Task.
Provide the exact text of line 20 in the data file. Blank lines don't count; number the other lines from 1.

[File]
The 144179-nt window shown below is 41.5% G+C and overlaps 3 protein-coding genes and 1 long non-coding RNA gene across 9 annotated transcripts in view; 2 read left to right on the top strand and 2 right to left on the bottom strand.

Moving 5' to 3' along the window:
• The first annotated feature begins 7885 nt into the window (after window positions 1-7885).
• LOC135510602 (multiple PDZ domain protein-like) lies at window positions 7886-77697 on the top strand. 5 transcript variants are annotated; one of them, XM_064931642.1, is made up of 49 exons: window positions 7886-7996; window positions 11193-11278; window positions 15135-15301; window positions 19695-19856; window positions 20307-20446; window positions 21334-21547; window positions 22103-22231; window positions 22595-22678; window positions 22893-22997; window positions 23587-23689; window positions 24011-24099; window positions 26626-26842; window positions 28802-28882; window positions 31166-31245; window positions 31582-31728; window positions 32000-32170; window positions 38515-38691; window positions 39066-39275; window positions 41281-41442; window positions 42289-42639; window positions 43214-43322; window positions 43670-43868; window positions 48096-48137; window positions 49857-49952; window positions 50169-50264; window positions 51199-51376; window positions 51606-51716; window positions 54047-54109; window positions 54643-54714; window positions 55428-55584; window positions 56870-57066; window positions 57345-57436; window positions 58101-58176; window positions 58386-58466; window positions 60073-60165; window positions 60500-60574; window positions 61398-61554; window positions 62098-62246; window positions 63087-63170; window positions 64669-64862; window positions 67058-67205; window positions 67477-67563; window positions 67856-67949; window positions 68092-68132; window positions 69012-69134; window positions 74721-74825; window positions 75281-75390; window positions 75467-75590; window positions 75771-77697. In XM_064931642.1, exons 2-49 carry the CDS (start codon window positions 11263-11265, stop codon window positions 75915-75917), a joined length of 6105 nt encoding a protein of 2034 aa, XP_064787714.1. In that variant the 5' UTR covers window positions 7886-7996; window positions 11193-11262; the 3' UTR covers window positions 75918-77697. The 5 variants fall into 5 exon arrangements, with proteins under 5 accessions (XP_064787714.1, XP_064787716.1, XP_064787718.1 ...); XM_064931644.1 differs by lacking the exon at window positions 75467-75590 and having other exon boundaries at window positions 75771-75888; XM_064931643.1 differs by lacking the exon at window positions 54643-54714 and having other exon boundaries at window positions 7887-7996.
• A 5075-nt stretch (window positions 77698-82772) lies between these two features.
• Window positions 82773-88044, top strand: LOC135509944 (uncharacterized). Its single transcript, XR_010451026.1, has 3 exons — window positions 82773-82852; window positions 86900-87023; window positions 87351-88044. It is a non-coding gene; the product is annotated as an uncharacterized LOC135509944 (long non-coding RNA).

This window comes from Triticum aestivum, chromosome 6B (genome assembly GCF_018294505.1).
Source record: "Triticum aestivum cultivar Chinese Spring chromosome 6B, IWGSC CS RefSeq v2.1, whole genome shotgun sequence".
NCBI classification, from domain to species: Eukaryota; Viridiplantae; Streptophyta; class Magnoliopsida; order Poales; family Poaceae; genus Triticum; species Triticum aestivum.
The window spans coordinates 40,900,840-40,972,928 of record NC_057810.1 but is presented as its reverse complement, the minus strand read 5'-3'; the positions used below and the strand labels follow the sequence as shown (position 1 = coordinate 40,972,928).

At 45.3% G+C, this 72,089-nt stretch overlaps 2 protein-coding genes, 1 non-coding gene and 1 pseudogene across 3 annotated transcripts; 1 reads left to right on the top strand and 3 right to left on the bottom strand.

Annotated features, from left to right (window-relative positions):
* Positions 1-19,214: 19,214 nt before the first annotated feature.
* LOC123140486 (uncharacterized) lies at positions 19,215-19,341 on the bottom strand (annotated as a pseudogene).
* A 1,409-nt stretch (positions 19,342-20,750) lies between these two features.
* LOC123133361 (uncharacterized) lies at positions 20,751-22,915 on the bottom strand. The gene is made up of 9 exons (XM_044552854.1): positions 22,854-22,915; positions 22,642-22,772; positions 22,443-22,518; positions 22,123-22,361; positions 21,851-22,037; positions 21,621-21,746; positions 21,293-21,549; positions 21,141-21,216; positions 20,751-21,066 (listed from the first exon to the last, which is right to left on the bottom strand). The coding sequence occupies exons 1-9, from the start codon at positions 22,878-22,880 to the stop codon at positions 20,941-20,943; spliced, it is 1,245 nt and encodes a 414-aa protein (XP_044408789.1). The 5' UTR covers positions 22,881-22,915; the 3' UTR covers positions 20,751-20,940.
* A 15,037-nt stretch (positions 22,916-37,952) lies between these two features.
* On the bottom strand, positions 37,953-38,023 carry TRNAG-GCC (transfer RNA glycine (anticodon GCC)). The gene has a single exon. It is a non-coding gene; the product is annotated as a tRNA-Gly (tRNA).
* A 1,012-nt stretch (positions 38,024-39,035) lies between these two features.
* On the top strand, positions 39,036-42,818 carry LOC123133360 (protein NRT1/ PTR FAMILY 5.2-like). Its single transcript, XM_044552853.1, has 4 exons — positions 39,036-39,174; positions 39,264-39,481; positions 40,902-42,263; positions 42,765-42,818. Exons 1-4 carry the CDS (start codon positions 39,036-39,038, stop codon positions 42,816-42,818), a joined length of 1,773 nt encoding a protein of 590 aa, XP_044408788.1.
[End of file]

* On the top strand, positions 39,036-42,818 carry LOC123133360 (protein NRT1/ PTR FAMILY 5.2-like). Its single transcript, XM_044552853.1, has 4 exons — positions 39,036-39,174; positions 39,264-39,481; positions 40,902-42,263; positions 42,765-42,818. Exons 1-4 carry the CDS (start codon positions 39,036-39,038, stop codon positions 42,816-42,818), a joined length of 1,773 nt encoding a protein of 590 aa, XP_044408788.1.